Brand New, Excited to Learn

M

MeasureOnceCutTwice

Guest
Hi, everyone:

I'm not only new to this forum, but also to game development. It's great to meet all of you! I've taken a couple of programming classes over the years, but I still consider myself to be an absolute novice. I have some ideas for a game, but nothing is set in stone—and I imagine my vision will change quite a bit as I get a handle on the engine's limitations/capabilities and learn more about ... well, just about everything. On that note, I'm sure this site/community has a ton of resources for beginners, but I'm wondering: Where's the best place to start?

Thanks in advance,
MeasureOnce
 

Rob

Member
Personally I started out with one of the built-in tutorials that 1.4 had. I wasn't that impressed but it did get me acquainted with rooms and objects. After that I started watching YouTube videos - specifically "Your First Game" ones and went from there.

There's a manual inside GMS 1.4 & GMS 2 which will explain every function. You won't understand most of it right away because you'll need to become familiar with GML first but it's worth your time middle-mouse-clicking on any function (like draw_self(); floor etc) just to read up on how they work and anything you don't understand right away will probably come in useful later on.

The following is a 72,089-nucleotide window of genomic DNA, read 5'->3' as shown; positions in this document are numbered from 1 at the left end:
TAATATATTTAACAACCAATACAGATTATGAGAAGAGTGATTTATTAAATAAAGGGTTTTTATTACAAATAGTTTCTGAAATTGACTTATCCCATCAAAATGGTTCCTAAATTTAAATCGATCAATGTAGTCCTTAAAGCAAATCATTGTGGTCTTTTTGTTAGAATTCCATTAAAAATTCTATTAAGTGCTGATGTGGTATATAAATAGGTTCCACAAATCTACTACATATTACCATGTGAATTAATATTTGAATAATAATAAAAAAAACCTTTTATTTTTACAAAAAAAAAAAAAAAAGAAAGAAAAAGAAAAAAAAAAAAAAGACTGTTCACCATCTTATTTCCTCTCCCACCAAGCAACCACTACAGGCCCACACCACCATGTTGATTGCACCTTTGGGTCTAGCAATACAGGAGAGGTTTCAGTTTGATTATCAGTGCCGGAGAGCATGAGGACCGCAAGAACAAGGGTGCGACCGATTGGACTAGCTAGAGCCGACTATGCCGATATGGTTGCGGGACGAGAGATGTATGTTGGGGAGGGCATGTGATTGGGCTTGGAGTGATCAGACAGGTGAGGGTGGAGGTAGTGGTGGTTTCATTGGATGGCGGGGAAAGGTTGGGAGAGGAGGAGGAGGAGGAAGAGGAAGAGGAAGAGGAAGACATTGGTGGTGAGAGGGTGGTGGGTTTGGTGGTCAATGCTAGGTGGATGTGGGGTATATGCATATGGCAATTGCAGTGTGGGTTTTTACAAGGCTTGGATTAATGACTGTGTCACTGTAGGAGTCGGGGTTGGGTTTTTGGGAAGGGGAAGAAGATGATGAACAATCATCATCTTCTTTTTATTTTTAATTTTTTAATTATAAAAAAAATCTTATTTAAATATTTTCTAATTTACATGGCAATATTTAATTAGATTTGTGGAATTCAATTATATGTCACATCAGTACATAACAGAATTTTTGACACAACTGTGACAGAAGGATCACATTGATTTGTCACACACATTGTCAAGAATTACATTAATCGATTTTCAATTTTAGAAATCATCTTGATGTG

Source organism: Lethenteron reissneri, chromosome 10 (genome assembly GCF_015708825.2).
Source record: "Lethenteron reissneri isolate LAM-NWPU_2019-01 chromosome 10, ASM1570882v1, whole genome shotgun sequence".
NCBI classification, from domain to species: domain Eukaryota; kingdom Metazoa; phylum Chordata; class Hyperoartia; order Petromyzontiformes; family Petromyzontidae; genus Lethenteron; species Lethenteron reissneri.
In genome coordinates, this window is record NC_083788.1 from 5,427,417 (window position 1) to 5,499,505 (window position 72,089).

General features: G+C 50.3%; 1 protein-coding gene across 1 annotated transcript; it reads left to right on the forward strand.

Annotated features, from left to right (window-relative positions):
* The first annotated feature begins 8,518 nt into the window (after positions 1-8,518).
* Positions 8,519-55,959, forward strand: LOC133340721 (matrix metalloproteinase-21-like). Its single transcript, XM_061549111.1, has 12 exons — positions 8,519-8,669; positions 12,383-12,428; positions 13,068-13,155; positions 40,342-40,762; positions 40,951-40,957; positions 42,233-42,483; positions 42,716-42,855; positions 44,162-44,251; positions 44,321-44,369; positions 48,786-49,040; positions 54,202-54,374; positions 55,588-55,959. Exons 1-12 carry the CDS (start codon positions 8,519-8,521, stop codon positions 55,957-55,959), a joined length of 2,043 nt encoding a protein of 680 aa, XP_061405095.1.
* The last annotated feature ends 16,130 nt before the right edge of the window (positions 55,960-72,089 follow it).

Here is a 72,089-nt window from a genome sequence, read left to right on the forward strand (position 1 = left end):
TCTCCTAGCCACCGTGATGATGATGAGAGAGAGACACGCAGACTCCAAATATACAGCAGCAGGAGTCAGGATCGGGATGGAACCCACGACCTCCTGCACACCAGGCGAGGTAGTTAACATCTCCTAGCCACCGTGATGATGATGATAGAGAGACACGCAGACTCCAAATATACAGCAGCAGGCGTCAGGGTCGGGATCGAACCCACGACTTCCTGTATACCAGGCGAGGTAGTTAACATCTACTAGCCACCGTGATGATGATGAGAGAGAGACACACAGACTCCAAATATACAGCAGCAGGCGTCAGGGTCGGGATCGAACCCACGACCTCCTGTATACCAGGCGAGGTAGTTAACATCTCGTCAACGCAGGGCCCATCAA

Try and start with small projects to learn different things. Think about how you would want to make the games you want to make... what systems are involved and whether you have the knowledge to make them. If not then now you know what to learn next!

It's also worthwhile checking out the programming forum to see the kinds of problems people have and the solutions other people give. You might not need that info now but weeks/months down the line when you do, you'll have a better idea of how to manage it.
 
M

MeasureOnceCutTwice

Guest
This is hugely helpful, Rob. I have started watching the first-time platformer Youtube series, and much of it seems intuitive (so far, anyway). The game I'd like to make is isometric—something akin to Monument Valley but without the mind-bending geometry and a much more robust story. If you have specific suggestions based upon those parameters, I'm all ears; otherwise, I'll keep chipping away at the intro videos until I feel comfortable with the basics.

Best,
MeasureOnce
 
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